Franciscan Joy: There’s Nothing Like a Good Book

Friar Voices

Fr. Henry Beck, OFM

There’s nothing like a good book


My father was a reader, and I think I first picked up my love for reading from him. We lived in a close-knit neighborhood in Old North Dayton, Ohio, where it was easy to walk to our neighborhood library (near a wonderful bakery!).

My sister and I both were avid readers through grade school, and in the summers we would take our red wagon with friends and cousins in tow to the library. We would come home with a wagon full of books to read.

My education with the Franciscans enhanced my desire to read books in all sorts of areas. I especially loved literature, social sciences, and theology. Two early mentors were Fr. Murray Bodo and Br. Kenan Hozie, who taught our English and American literature classes at the minor seminary. Then when I went on to our Franciscan college, Fr. Leander Blumlein opened the world of Shakespeare and contemporary playwrights to us.

Our philosophy and theology teachers also encouraged us to reflect deeply on the meaning of the world and the meaning of God in our world by reading and writing essays about these themes. And one further significant influence in my life for reading was my novice director, Fr. Joe Rayes. Joe loved literature and movies, and he said once to us, “Read novels. This will help you with your preaching. This will give you new ideas and offer you wider images and concepts for speaking to others.” I have been reading novels ever since.

I love mysteries especially, and I have found some wonderful series of novels that allow for the main characters to develop and the settings where they live to come to life. I am presently reading a new series I have discovered by Margaret Coel about the Arapaho people of the Wind River Reservation in Wyoming. Her main characters in these novels are Vicky Holden, an Arapaho lawyer, and Fr. John, a Jesuit at the mission church there. I love the way the author opens up the contemporary world of the characters but also brings in the history of the people and of the setting. Tony Hillerman did this same thing with the Navajo people in his series of novels in and around the Navajo reservation.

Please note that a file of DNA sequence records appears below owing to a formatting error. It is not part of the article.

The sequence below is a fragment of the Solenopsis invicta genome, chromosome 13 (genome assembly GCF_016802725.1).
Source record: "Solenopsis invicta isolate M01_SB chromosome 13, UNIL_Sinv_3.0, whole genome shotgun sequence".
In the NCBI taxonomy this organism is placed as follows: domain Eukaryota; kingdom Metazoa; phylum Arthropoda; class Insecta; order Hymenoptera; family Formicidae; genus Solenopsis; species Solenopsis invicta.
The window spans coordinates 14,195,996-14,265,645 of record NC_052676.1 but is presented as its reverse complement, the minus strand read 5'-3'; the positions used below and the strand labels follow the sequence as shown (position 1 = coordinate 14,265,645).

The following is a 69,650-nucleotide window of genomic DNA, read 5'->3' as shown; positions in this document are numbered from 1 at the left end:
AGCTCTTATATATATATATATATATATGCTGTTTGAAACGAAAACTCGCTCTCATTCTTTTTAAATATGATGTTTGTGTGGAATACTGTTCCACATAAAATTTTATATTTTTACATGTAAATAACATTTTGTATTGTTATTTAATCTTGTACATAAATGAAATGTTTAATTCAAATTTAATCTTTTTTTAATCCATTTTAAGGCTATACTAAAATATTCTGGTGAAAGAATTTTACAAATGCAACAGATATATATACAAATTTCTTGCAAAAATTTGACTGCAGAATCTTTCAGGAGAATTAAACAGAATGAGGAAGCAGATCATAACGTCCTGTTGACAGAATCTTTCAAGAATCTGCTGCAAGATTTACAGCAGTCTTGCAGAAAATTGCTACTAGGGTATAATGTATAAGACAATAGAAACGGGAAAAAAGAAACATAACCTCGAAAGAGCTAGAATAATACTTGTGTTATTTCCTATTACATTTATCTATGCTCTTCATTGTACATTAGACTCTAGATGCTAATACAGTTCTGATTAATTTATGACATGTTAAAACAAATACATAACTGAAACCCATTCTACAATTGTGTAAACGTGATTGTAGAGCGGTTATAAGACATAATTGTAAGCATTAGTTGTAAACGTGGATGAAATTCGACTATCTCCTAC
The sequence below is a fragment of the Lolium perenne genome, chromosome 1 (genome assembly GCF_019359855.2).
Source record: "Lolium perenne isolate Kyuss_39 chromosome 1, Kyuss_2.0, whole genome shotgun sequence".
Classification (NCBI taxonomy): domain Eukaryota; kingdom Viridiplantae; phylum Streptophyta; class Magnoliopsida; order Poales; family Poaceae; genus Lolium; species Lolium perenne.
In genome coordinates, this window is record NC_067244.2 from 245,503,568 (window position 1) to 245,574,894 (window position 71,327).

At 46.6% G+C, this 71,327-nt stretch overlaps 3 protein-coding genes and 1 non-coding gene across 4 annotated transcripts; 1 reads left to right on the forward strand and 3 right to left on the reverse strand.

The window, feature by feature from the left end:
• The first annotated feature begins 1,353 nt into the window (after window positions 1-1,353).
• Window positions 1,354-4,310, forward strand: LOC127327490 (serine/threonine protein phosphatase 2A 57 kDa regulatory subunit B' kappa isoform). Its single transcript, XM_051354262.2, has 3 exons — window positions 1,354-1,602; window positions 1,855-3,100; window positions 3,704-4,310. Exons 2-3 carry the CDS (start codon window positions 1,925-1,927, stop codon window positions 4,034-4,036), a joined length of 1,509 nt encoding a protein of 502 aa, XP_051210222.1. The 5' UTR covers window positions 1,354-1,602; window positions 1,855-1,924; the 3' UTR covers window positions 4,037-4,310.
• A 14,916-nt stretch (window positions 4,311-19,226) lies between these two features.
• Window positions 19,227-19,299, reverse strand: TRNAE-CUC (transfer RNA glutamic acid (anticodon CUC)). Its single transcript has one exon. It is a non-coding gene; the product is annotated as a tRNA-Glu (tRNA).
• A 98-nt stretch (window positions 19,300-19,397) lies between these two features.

I also love historical novels, and I once found myself reading a lot of the literature surrounding the U.S. Civil War because of a Pulitzer Prize-winning novel called The Killer Angels by Michael Shaara. Shaara opened up the Battle of Gettysburg by focusing on the officers involved in this battle who had studied together at West Point and served together in military campaigns before the Civil War pushed them to choose sides against one another. His son, Jeff Shaara, picked up his father’s work after he died by writing then a prequel and a sequel to this novel. Jeff Shaara also wrote an insightful trilogy on World War II.

Along with novels, I usually have two or three other books going at the same time. Presently I am reading the fourth book by Brené Brown called Rising Strong. Brown has written several insightful books on human development, shame, and living whole-heartedly. I am also reading Fr. Richard Rohr’s book (with Mike Morrell) about the Trinity called The Divine Dance. Two other books that I am working through are A Self-Made Man: 1809-1849, the first book in a trilogy on the life of Abraham Lincoln, by Sydney Blumenthal; and The Soul of a Leader by Margaret Benefiel. I often find that the books interconnect and offer helpful insights to each other.

Finding a quiet place to read also helps me concentrate on the material. Here in Easton, Pa., I have found a nearby park. There are several benches there that are shaded and have wonderful views. Blessings on your reading, my friends.

(Fr. Henry Beck is a member of the retreat team at St. Francis Retreat House in Easton, Pa.)

The red wagon that towed childhood books from the library


Fr. Henry Beck, OFM